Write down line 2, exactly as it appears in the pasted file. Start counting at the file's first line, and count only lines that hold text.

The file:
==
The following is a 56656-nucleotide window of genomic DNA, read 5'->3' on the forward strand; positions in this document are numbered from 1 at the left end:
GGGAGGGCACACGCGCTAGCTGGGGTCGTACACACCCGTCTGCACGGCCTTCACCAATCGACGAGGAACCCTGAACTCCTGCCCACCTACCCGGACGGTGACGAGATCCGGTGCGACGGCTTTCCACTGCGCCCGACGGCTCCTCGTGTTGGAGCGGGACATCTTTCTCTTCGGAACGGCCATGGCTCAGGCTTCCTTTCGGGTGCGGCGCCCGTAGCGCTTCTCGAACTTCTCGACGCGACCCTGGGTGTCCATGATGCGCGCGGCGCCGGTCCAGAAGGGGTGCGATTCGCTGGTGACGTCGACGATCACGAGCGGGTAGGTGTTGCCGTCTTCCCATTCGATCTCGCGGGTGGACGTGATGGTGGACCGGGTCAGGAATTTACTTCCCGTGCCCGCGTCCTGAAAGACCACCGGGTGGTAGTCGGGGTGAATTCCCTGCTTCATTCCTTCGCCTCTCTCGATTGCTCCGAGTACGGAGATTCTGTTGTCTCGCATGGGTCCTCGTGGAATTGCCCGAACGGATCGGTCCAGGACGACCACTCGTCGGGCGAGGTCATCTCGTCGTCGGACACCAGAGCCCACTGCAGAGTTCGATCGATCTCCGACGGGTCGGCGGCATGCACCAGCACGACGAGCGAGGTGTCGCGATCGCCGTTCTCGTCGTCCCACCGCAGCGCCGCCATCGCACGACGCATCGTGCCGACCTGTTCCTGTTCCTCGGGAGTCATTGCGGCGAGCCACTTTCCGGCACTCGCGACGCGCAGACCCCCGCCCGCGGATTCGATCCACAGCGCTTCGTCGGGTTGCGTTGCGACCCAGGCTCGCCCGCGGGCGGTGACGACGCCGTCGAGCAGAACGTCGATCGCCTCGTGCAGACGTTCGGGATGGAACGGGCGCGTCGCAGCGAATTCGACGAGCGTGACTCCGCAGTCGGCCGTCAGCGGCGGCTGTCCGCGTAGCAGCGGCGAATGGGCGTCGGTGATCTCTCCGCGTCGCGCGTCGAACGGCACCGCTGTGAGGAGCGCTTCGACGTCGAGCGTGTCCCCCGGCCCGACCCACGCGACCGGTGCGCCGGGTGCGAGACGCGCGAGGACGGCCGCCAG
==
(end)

GGGAGGGCACACGCGCTAGCTGGGGTCGTACACACCCGTCTGCACGGCCTTCACCAATCGACGAGGAACCCTGAACTCCTGCCCACCTACCCGGACGGTGACGAGATCCGGTGCGACGGCTTTCCACTGCGCCCGACGGCTCCTCGTGTTGGAGCGGGACATCTTTCTCTTCGGAACGGCCATGGCTCAGGCTTCCTTTCGGGTGCGGCGCCCGTAGCGCTTCTCGAACTTCTCGACGCGACCCTGGGTGTCCATGATGCGCGCGGCGCCGGTCCAGAAGGGGTGCGATTCGCTGGTGACGTCGACGATCACGAGCGGGTAGGTGTTGCCGTCTTCCCATTCGATCTCGCGGGTGGACGTGATGGTGGACCGGGTCAGGAATTTACTTCCCGTGCCCGCGTCCTGAAAGACCACCGGGTGGTAGTCGGGGTGAATTCCCTGCTTCATTCCTTCGCCTCTCTCGATTGCTCCGAGTACGGAGATTCTGTTGTCTCGCATGGGTCCTCGTGGAATTGCCCGAACGGATCGGTCCAGGACGACCACTCGTCGGGCGAGGTCATCTCGTCGTCGGACACCAGAGCCCACTGCAGAGTTCGATCGATCTCCGACGGGTCGGCGGCATGCACCAGCACGACGAGCGAGGTGTCGCGATCGCCGTTCTCGTCGTCCCACCGCAGCGCCGCCATCGCACGACGCATCGTGCCGACCTGTTCCTGTTCCTCGGGAGTCATTGCGGCGAGCCACTTTCCGGCACTCGCGACGCGCAGACCCCCGCCCGCGGATTCGATCCACAGCGCTTCGTCGGGTTGCGTTGCGACCCAGGCTCGCCCGCGGGCGGTGACGACGCCGTCGAGCAGAACGTCGATCGCCTCGTGCAGACGTTCGGGATGGAACGGGCGCGTCGCAGCGAATTCGACGAGCGTGACTCCGCAGTCGGCCGTCAGCGGCGGCTGTCCGCGTAGCAGCGGCGAATGGGCGTCGGTGATCTCTCCGCGTCGCGCGTCGAACGGCACCGCTGTGAGGAGCGCTTCGACGTCGAGCGTGTCCCCCGGCCCGACCCACGCGACCGGTGCGCCGGGTGCGAGACGCGCGAGGACGGCCGCCAG